Prado and his orchestra gained popularity when his tune “Maravillosa” appeared in the film Coqueta (1949) and he began a lucrative relationship with film. He was the musical director for two other popular films that year and in 1950 his music appeared in no less than 18 films. His cinema presence successfully presented himself as a fun-loving bandleader fronting the most swinging Latin dance band. “Qué rico el mambo” and “Mambo No. 5” became popularly known tunes via the predominance of Mexican cinema in Latin America. In 1951 he brought his core of Latin percussionists with him to Hollywood and formed a band there spreading the gospel of Mambo. In 1952 he did the same in New York City forming a band of mostly American musicians with the notable exception of young conga drummer Mongo Santamaria. Those 78 r.p.m. recordings are compiled on a CD called Al Compás del Mambo 1950-1952 (1995 Tumbao Cuban Classics).

 

            With the winds of success at his heels he returned to Mexico in 1953 to an air of jealousy. While working on a film set he was accused of bribing a government inspector and expelled from the country. He chose to return to Cuba where he continued his prodigious recording and performing schedule. Beleagured by jealousies in his homeland he fled to New York City in 1954 where he would maintain his base for the next ten years. RCA Victor released Mambomania in 1955, the first full length LP marketing him to the American masses. The album kicks off with his big hit “Cherry Pink and Apple Blossom White” and its signature sustained drop trumpet solo played by Billy Regis. Featured as the theme song for the Jane Russell movie Underwater the song spent 10 weeks at number one on the U.S. charts only to be usurped by  Bill Haley’s “Rock Around the Clock.” The album also contained novelty interpretations like  “St. Louis Blues Mambo” and “Mambo de Chattanooga” as well as topical tunes such as “Marilyn Monroe Mambo.”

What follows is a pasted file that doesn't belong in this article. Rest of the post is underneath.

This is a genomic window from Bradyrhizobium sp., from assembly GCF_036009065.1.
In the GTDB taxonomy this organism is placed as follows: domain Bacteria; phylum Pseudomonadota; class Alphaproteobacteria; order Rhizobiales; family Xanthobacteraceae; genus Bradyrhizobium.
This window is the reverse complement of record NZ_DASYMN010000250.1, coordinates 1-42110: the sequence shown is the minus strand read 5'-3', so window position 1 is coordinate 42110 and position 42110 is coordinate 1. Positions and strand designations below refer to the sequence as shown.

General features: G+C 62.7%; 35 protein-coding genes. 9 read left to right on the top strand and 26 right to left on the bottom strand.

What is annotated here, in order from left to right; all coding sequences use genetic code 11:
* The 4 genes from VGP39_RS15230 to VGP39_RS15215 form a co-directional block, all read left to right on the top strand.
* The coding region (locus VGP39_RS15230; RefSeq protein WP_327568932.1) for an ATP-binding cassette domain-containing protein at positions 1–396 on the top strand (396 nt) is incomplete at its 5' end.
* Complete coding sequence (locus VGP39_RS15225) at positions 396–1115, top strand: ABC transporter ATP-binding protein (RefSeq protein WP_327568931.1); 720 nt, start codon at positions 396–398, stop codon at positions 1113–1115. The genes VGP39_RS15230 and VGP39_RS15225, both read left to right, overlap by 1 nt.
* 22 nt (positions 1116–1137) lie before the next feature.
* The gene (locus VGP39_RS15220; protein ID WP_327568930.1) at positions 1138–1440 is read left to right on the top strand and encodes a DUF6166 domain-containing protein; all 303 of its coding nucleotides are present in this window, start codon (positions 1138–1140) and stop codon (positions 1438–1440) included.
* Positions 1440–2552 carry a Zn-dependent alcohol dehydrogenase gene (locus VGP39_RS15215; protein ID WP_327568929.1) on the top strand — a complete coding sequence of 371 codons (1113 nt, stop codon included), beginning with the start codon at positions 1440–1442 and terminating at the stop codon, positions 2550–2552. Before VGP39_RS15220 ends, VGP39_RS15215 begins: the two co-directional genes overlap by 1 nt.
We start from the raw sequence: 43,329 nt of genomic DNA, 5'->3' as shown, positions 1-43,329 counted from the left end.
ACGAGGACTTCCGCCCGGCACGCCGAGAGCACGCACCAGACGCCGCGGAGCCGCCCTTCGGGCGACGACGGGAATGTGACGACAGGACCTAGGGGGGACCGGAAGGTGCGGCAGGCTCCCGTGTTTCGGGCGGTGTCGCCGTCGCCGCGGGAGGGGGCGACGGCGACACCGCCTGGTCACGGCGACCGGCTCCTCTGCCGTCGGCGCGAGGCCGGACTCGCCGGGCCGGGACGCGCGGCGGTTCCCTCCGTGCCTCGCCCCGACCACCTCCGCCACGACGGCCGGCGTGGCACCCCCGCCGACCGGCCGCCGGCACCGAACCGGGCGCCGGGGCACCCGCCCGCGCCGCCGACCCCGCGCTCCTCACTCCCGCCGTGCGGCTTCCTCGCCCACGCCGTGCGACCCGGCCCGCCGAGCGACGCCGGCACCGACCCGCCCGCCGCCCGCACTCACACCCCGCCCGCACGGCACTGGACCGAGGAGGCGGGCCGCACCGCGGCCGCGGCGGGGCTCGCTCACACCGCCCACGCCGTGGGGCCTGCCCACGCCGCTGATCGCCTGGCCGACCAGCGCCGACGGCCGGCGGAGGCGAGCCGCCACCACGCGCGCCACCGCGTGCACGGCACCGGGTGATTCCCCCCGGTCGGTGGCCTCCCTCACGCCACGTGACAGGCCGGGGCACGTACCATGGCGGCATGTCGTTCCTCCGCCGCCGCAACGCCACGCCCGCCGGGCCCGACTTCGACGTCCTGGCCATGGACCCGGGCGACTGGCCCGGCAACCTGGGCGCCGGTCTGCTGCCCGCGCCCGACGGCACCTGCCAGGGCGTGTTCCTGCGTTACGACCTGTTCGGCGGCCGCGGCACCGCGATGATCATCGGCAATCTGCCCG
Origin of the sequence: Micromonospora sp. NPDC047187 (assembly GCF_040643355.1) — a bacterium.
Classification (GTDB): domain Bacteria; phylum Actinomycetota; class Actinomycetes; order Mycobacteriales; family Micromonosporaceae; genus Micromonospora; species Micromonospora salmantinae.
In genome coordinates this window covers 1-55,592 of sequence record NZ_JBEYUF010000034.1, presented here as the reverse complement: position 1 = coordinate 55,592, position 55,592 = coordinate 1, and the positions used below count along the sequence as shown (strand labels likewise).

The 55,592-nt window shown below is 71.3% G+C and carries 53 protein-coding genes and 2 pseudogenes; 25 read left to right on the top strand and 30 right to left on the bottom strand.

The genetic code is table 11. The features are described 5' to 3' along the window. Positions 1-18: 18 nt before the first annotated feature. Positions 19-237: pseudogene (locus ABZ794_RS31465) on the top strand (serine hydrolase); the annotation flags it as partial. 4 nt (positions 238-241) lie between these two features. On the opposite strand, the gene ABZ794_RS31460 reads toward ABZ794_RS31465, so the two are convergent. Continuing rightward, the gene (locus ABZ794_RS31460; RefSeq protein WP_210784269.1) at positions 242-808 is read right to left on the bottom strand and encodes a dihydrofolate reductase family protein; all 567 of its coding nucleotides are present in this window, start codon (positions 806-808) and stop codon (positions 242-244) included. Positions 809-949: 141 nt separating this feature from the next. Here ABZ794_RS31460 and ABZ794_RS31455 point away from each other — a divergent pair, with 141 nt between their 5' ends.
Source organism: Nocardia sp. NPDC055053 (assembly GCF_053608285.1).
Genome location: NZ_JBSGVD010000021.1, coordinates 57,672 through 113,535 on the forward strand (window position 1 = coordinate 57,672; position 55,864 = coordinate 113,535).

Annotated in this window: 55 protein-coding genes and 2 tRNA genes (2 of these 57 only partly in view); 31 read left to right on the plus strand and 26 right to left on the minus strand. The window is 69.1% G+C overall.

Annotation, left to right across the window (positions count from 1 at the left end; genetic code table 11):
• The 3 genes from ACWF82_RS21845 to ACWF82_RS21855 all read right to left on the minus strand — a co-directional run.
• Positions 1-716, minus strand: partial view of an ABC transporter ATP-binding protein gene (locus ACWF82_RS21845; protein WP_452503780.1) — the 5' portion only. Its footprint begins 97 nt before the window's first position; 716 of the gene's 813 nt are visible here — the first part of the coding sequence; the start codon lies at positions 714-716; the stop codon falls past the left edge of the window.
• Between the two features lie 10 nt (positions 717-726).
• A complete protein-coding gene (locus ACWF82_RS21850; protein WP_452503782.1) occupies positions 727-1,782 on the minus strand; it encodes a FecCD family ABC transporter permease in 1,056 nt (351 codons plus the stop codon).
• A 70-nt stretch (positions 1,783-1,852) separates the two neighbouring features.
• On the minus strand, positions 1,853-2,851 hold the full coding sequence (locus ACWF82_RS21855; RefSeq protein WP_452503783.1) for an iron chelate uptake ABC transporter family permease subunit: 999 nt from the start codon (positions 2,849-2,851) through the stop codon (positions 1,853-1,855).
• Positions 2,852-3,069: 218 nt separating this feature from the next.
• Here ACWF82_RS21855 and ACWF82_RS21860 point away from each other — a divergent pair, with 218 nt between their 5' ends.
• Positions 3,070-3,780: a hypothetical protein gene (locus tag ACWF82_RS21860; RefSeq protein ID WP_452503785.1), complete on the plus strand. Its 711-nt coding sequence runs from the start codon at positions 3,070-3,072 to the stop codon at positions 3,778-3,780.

That same year Voodoo Suite Plus Six All Time Greats (1955 RCA Victor) was also released on LP. It featured the ambitious 23-minute title track, collaboration with arranger Shorty Rogers, recorded with 22 musicians- a tune that would set the mold for exotica. Havana 3 A.M. (1956 RCA Victor) followed with its iconic image of a scantily clad dancer and bongo player. With Latin dance bands enjoying mass popularity Prado delivered perhaps his most musically sophisticated recording with the assistance of Maynard Ferguson on trumpet. Brilliantly recorded it captures the percolating engine of Afro-Cuban percussion and the punchy horn bravado that commingles in an ecstatic release of energy. From “La Comparsa” to the standard “Peanut Vendor” Prado represents the essence of Cuban music.